Basics of Tax Credits

Although federal and state income taxes are unavoidable for most of us, tax credits can help to make the load easier. Tax credits allow you to pay a lower amount of taxes based on the amount of people you are required to care for and other very special circumstances.

It is reasonable to assume that someone who only supports two people can afford to pay more taxes than someone who supports five people, even though those two people make the same amount of money. Tax credits help to close these gaps.

Why Tax Deductions Are Necessary?

Although everyone is put into a tax bracket, everyone has their own individual circumstances. Some households may have three people, while other households have ten. Furthermore, the more people a household has, the more likely it will be that those people are non-working dependents (such as children). Although these dependants make no income themselves, it still takes money to care for them. Counting them as a tax deduction helps to lessen the tax burden for the main income earner in the household to help care for these dependants.

Who Can Qualify For Tax Credits?

There are two main tax credits that one may take, both are directed towards families with children. They are the Earned Income Credit and the Child Tax Credit.

The earned income credit is available to anyone who is eligible for it, whether they have children or not, but it is aimed to help lower the tax burden for low-income families. For example, you will receive significantly less from this credit if you are a single person than if you have one or two children. Also, the credit tops out at two children. If you have more than two children, you will still receive the same amount as someone else who made the same income as you, but only has two children. However, a person/family with one child will receive a smaller credit than a family with two or more children. Due to the structure of this credit, earning less does not guarantee a larger credit. This credit gradually goes up with income, reaches a maximum, and then begins to go back down. For example, a person who earned $10,000 and a person who earned $25,000 may receive the same credit, while someone who earned $17,000 may receive a larger credit than both of them (assuming they all have the same amount of children).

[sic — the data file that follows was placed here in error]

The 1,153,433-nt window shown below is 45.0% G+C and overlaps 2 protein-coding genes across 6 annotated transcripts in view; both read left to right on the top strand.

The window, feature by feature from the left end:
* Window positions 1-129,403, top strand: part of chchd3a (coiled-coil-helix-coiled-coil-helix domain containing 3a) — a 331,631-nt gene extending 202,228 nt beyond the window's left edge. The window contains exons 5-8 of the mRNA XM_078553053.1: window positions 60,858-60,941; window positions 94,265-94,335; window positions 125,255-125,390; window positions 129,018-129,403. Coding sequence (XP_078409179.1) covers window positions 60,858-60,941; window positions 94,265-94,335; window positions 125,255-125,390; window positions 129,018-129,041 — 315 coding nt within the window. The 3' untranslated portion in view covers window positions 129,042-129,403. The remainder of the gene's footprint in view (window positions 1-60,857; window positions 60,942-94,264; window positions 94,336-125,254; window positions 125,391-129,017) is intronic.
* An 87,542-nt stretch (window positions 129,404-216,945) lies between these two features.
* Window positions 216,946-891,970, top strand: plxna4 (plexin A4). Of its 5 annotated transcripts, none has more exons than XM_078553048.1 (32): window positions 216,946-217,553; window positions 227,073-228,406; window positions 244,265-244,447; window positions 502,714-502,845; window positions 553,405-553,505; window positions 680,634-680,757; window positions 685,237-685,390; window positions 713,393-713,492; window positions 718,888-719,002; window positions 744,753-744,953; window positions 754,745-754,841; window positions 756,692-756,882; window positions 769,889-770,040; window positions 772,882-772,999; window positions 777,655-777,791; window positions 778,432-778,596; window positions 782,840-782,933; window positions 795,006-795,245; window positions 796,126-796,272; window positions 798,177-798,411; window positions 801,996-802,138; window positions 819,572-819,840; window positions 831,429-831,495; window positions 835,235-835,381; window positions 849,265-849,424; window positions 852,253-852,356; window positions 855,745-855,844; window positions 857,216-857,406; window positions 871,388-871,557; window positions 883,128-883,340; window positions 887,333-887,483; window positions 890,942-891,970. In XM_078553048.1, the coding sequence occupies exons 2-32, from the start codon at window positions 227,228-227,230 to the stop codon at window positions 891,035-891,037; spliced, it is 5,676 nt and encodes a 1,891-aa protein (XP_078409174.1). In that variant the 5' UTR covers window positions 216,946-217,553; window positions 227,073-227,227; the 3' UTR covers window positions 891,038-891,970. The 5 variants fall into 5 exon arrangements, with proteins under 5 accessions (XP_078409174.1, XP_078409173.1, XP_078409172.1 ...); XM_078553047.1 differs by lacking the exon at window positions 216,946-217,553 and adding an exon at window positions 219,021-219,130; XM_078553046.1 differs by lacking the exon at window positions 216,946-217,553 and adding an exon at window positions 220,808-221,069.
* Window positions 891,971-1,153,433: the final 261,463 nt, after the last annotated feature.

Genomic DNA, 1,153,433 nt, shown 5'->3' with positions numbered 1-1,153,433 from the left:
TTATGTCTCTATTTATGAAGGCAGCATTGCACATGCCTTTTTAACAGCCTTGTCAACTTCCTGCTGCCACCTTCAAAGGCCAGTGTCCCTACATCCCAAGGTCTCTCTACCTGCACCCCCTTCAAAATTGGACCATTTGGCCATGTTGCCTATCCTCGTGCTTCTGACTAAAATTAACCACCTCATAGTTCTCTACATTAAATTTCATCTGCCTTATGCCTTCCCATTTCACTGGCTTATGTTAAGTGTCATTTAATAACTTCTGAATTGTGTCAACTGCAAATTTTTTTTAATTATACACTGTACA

The child tax credit is a credit that is available on a per child basis, unlike the previous credit that tops out at two children. This tax credit is also obviously not available to those who do not have children. To receive this credit, you must have a qualifying child. This means the child you are claiming must be:

  • No older than 16 years of age.
  • Related to you or you must be the child’s legal guardian.
  • A US citizen.

When it comes to the earned income credit, even if you owe no taxes because of a very low income, you can still receive a refund from this credit. On the other hand, if your income is low enough that you are tax exempt OR you make over $100,000 (married filing jointly), then you can expect not to qualify for the child tax credit.

There are other tax credits, such as educational credits, that are taken less often but are available for those who qualify for them. To determine if you are receiving all of the tax credits available to you, you may want to consider visiting the IRS website, purchasing tax preparation software, or meeting with a tax advisor.

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